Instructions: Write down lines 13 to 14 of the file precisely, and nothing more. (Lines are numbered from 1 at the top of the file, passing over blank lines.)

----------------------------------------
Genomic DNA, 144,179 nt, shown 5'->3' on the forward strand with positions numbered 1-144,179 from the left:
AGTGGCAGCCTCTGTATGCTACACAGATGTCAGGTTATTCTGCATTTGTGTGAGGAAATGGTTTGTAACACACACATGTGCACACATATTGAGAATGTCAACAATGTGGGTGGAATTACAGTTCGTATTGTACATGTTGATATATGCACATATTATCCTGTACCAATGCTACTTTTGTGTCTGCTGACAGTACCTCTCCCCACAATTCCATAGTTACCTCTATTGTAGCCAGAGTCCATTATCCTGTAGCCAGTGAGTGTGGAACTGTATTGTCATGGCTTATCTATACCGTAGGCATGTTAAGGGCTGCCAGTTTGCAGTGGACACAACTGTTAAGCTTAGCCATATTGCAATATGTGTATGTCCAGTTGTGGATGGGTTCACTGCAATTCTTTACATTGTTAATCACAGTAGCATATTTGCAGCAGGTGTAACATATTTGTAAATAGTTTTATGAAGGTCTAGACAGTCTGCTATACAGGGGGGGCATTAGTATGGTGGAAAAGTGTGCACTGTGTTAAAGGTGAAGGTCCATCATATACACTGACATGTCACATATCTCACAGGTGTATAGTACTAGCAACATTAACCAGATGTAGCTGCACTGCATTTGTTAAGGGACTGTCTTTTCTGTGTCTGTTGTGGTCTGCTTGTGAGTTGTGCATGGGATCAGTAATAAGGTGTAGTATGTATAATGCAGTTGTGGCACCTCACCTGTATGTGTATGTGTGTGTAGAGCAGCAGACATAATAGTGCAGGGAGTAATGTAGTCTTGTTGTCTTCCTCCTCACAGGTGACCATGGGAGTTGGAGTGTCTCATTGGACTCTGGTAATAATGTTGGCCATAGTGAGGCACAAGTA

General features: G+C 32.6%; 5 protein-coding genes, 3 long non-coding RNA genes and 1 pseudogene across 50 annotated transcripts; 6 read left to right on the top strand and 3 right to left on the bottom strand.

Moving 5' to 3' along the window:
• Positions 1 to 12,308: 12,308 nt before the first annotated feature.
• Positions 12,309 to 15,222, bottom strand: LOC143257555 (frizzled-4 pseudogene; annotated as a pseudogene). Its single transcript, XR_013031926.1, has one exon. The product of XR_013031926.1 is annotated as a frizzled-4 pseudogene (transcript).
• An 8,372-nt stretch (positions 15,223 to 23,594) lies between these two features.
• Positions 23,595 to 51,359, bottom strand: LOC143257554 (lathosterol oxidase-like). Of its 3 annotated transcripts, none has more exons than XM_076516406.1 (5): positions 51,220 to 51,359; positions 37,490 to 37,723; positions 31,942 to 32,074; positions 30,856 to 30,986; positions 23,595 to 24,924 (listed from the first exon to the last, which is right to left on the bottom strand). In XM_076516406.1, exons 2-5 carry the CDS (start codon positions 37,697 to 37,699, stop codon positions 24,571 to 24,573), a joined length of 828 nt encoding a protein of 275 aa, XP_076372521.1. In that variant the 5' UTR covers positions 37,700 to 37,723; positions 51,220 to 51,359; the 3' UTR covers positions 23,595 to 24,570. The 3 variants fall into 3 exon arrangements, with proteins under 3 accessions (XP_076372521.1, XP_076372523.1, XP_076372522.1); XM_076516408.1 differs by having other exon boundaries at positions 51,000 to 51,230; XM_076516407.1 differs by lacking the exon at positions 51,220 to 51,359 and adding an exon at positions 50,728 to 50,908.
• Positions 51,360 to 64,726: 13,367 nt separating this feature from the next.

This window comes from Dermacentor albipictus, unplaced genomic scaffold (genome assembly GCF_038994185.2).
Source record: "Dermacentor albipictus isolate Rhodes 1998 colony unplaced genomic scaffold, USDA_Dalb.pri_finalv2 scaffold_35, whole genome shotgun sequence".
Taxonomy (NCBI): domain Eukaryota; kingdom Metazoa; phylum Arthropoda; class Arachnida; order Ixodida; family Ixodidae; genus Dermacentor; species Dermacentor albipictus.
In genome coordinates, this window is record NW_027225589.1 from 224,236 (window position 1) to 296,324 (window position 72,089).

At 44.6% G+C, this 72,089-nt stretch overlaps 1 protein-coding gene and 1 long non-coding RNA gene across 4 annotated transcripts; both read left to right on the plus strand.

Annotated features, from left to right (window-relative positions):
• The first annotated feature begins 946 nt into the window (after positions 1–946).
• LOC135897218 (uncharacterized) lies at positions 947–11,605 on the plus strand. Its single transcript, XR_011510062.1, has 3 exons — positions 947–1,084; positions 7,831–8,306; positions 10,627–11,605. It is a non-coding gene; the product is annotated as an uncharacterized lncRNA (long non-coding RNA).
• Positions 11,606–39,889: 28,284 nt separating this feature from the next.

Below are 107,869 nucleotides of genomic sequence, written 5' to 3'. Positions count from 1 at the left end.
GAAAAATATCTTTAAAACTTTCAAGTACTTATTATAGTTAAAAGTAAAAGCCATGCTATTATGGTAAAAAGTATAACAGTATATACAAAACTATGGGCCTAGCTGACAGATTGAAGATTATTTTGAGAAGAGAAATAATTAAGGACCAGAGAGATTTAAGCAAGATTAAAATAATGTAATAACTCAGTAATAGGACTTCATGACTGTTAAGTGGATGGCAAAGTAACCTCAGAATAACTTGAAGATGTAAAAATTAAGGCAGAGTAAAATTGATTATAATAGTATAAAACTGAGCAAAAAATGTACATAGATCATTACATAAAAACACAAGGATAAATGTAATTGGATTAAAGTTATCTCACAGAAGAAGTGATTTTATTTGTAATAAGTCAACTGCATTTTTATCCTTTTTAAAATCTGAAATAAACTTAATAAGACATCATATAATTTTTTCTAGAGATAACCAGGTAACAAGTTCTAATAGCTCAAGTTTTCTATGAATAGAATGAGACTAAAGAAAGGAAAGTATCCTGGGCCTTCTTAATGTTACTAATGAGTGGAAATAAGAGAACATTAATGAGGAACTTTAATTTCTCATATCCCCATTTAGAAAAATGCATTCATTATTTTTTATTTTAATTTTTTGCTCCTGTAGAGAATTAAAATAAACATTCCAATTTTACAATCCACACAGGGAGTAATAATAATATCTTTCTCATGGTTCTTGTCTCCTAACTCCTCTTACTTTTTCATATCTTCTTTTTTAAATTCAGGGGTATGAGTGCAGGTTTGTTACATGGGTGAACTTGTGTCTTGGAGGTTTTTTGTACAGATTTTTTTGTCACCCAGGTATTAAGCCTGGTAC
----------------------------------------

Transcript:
In genome coordinates, this window is record NW_027225589.1 from 224,236 (window position 1) to 296,324 (window position 72,089).

At 44.6% G+C, this 72,089-nt stretch overlaps 1 protein-coding gene and 1 long non-coding RNA gene across 4 annotated transcripts; both read left to right on the plus strand.